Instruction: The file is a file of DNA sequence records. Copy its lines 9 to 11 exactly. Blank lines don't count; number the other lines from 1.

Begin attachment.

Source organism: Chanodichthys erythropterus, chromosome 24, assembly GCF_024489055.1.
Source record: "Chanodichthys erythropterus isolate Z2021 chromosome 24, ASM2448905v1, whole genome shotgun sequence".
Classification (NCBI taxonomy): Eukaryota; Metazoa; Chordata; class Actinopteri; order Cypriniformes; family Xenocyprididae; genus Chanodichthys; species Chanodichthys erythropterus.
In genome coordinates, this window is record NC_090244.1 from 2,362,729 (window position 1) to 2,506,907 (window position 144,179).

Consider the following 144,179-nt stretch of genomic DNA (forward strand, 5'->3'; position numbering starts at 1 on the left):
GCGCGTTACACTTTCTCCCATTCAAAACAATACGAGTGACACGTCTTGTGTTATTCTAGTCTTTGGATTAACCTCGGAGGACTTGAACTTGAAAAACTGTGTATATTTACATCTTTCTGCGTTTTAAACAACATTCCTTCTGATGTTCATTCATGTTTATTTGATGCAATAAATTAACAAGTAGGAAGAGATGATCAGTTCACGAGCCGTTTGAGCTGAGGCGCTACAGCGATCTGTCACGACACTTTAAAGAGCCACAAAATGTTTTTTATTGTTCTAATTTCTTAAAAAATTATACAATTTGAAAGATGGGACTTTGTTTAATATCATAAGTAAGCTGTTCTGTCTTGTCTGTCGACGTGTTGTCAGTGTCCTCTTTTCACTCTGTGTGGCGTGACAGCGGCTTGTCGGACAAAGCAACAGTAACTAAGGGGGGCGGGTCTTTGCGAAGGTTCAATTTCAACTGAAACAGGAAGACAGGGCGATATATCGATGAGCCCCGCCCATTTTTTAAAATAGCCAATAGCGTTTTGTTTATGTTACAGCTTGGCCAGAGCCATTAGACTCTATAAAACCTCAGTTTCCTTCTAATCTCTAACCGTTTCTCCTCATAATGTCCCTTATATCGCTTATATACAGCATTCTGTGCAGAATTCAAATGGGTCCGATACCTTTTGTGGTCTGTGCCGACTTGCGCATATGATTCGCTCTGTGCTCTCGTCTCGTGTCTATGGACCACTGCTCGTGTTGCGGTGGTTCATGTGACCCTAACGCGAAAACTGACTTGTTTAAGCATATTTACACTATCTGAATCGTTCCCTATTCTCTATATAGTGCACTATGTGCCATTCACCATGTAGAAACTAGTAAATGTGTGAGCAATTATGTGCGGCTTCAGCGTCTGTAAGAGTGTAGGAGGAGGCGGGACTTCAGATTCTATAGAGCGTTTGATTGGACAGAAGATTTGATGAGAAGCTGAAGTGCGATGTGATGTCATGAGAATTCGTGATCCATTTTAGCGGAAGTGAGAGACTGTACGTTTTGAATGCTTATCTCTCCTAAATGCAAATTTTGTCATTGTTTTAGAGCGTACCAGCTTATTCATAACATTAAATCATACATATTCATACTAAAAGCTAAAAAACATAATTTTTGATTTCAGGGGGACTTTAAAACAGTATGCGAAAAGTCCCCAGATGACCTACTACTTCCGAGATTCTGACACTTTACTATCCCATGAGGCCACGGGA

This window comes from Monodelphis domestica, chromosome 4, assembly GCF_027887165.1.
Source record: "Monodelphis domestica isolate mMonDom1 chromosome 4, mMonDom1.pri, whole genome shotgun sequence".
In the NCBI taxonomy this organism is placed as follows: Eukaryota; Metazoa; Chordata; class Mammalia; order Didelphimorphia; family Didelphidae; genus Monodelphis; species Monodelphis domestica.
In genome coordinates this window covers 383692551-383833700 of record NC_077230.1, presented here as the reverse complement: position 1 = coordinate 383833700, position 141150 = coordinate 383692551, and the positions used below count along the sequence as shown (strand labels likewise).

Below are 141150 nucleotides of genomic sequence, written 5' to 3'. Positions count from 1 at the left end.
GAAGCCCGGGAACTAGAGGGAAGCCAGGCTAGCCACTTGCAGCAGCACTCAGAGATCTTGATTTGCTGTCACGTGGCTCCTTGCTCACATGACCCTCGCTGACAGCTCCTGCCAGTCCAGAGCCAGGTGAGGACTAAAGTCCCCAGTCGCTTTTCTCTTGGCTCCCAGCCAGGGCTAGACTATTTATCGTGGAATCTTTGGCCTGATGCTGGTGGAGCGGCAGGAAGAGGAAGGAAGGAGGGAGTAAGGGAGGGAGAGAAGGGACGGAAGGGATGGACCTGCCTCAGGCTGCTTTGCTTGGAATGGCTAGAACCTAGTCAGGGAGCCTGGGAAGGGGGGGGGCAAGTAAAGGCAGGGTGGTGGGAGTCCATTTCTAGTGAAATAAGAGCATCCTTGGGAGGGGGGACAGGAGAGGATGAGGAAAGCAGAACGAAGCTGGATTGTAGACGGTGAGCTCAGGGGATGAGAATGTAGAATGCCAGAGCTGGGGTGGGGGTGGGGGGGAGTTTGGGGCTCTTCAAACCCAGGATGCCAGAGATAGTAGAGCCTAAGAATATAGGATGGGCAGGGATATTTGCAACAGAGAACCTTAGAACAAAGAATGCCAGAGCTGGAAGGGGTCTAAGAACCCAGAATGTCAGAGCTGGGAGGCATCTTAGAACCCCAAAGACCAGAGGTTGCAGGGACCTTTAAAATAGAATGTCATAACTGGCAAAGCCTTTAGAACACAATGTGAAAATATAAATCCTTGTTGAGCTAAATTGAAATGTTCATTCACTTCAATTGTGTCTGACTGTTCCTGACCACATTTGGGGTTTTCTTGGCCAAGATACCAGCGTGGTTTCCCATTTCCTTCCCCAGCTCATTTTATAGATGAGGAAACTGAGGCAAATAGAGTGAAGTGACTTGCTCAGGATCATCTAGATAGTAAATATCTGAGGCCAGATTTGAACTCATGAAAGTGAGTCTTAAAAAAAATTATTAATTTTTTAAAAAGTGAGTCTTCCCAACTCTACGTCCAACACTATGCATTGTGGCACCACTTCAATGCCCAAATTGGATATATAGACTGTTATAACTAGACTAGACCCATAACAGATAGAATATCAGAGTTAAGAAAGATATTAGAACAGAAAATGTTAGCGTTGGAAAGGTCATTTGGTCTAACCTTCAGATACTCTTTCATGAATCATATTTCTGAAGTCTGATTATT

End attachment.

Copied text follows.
In the NCBI taxonomy this organism is placed as follows: Eukaryota; Metazoa; Chordata; class Mammalia; order Didelphimorphia; family Didelphidae; genus Monodelphis; species Monodelphis domestica.
In genome coordinates this window covers 383692551-383833700 of record NC_077230.1, presented here as the reverse complement: position 1 = coordinate 383833700, position 141150 = coordinate 383692551, and the positions used below count along the sequence as shown (strand labels likewise).

Below are 141150 nucleotides of genomic sequence, written 5' to 3'. Positions count from 1 at the left end.